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Beauty and the Beast of Consumerism

She exposed pink underwear worn under a short black leather kimono. Japan’s finalist for the Miss Universe, Emiri Miyasaka, caused a bit of a storm in the preliminaries. Is the reaction prudish? I think not.

I am often amused by how these beauty pageant winners are termed ambassadors of nations. We send a young woman from our country after she has won the title at home, she is trained and trimmed and pruned to fit into what is considered international requirements. Requirements for what?

We fall for this standardised idea of beauty, and these days of humaneness and larger concern for social development as well. Do we realise that for many it means altering their identity besides their bodies? What sort of independence is this that the woman becomes a puppet who has to learn to walk and talk in a particular manner? Where is the individuality? And on what grounds do they represent national culture?

The kimono has specific connotations to convey myriad values and nuances. The lady is made to wear a leather one – fine, and I can hear some people call this a feminist statement of power, as though horse or cow hide can make anyone powerful. It would make better sense if she just wore some leather thingie – what is this about pink panties showing through? It isn’t sexy. It does not convey beauty, feminity, class. It is indeed crass and appears more like an ‘oops, I forgot to button up’ moment.

There are bikini rounds where she can wear whatever she wants. There is no need to combine it with a kimono. Geisha's wear kimonos and we know what their job is, but there is such subtlety and class in their demeanour.

This brings me to the Indian national dresses that get flaunted at such pageants. The traditional ghagra-choli (long skirt and blouse) have enough scope to show skin but how far can you go? The saree is considered one of the most sensual garments, but some film actresses and models tart it up wearing it so low that you fear it might fall; the graceful pallu (the loose end) instead of resting on the shoulder in a flowing manner is scrunched up like a snake so that the full impact of the washboard gym-toned – if not lipo-sucked – midriff hits you in the face. The cleavage is not a hint of promise, but thrusting of a Size A cup to tell the world you can fit into anything on a ramp where women are merely human mannequins and must draw attention to the clothes and not their bodies. Ironically, they have to abuse their bodies to reach this state of robotic perfection.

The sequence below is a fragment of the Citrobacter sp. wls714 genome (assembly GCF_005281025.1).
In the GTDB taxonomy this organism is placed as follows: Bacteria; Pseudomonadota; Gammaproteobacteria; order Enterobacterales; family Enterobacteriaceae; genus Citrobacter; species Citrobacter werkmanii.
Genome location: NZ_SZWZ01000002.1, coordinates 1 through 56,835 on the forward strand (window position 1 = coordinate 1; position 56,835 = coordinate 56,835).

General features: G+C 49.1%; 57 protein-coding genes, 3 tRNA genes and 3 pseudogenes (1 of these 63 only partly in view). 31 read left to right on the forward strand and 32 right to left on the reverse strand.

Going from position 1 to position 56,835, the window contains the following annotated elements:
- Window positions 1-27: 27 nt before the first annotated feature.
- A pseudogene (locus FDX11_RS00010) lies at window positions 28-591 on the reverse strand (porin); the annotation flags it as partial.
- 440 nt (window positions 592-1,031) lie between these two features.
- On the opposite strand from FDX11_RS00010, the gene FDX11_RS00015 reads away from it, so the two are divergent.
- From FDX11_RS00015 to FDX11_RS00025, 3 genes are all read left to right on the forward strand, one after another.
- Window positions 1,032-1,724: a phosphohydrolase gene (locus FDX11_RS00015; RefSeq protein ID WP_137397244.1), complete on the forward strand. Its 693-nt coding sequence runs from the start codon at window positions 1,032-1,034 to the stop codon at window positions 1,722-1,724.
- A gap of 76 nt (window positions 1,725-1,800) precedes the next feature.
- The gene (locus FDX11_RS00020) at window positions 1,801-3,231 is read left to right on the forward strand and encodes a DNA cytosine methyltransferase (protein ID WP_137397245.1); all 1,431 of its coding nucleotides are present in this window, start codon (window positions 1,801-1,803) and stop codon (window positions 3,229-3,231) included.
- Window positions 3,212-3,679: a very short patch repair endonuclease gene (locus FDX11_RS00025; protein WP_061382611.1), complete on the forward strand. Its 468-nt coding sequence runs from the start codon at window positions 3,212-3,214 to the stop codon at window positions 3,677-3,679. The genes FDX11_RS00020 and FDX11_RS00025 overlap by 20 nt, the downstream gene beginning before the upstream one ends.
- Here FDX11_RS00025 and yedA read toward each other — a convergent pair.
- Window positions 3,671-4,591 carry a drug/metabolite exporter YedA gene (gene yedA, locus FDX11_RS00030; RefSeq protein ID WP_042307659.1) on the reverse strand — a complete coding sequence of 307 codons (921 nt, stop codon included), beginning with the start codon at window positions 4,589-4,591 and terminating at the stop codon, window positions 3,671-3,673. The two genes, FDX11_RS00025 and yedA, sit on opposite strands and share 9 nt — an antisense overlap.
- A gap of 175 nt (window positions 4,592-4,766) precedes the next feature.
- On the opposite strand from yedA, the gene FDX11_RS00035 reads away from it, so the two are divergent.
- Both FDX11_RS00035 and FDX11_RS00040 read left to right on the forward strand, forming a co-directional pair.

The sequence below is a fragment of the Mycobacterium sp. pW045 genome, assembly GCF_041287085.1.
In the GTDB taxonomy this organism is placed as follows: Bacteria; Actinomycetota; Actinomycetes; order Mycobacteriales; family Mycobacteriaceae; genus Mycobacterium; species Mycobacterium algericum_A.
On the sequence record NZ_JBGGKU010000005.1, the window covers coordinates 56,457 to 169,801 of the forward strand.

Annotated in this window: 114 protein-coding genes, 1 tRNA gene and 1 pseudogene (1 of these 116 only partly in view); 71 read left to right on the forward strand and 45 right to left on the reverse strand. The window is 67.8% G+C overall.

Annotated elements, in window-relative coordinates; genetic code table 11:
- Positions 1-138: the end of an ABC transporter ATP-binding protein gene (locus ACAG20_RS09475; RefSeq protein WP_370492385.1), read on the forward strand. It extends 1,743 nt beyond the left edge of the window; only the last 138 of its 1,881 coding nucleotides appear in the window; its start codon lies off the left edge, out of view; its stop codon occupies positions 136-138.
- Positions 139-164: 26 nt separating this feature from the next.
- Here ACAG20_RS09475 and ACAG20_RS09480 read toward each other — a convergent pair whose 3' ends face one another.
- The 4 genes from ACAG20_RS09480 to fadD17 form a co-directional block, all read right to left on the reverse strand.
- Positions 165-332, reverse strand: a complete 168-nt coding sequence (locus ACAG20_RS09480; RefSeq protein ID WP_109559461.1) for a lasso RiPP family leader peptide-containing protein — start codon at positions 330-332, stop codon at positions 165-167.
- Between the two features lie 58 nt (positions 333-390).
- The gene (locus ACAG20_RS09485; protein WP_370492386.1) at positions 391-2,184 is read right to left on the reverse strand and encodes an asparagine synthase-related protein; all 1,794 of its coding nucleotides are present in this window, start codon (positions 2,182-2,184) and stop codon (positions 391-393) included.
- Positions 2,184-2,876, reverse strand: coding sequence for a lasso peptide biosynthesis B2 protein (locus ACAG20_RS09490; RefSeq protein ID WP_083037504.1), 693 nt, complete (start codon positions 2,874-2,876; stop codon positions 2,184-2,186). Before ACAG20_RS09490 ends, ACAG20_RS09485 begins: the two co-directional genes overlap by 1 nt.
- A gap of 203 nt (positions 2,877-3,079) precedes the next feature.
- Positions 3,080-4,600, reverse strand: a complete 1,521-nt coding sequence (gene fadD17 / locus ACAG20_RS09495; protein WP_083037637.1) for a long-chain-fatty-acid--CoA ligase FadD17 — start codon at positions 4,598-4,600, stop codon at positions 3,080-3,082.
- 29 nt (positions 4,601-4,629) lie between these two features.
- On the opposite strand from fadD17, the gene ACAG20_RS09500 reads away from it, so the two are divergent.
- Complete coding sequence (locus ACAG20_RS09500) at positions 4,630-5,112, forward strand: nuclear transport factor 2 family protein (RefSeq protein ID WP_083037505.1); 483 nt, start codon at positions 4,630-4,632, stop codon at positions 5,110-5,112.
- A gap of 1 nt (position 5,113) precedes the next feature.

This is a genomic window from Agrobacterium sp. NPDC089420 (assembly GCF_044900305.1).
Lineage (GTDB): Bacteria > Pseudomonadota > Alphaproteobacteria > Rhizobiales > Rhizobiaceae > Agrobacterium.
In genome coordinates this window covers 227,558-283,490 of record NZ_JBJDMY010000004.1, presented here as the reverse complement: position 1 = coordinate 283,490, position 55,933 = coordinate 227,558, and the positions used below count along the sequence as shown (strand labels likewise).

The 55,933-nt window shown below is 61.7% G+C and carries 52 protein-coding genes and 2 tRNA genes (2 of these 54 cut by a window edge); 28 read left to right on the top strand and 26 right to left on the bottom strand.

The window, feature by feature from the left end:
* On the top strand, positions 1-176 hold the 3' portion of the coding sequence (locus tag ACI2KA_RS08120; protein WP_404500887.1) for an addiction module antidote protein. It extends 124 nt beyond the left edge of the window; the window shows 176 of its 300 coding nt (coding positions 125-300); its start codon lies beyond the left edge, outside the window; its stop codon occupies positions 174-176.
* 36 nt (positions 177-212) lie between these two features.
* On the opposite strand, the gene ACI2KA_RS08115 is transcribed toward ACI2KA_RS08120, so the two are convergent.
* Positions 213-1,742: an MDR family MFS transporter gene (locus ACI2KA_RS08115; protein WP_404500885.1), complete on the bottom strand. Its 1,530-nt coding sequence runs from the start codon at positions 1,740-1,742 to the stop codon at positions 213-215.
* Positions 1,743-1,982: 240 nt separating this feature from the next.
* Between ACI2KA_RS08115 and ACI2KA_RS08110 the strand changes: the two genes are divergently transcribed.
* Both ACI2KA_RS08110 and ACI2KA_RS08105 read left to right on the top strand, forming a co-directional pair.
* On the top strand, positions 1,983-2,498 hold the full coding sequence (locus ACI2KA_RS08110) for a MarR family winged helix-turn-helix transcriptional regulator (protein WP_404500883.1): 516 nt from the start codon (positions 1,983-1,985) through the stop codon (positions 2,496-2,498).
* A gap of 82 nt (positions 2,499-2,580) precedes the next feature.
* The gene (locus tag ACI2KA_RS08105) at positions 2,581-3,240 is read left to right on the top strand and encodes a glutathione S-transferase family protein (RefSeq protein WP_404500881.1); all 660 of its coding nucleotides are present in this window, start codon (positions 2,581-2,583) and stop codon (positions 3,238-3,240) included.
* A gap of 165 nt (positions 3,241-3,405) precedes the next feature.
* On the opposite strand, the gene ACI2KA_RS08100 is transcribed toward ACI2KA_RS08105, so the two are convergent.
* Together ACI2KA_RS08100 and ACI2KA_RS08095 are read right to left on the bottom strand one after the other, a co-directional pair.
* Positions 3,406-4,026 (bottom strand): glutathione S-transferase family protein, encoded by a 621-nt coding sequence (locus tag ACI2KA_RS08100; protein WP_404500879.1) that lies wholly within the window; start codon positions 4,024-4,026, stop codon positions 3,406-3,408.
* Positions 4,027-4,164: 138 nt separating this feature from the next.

These are not ambassadors of our countries but just young women who are out to make it outside. Home is their last refuge. Many have to return and then they need to alter their identities and bodies again. Pump up the breasts, add some bulk to the hips, change your walk, change your talk. They want to be in the movies and Bollywood likes them to look like they can fill up the screen and pre-pubescent fantasies of mama’s boys.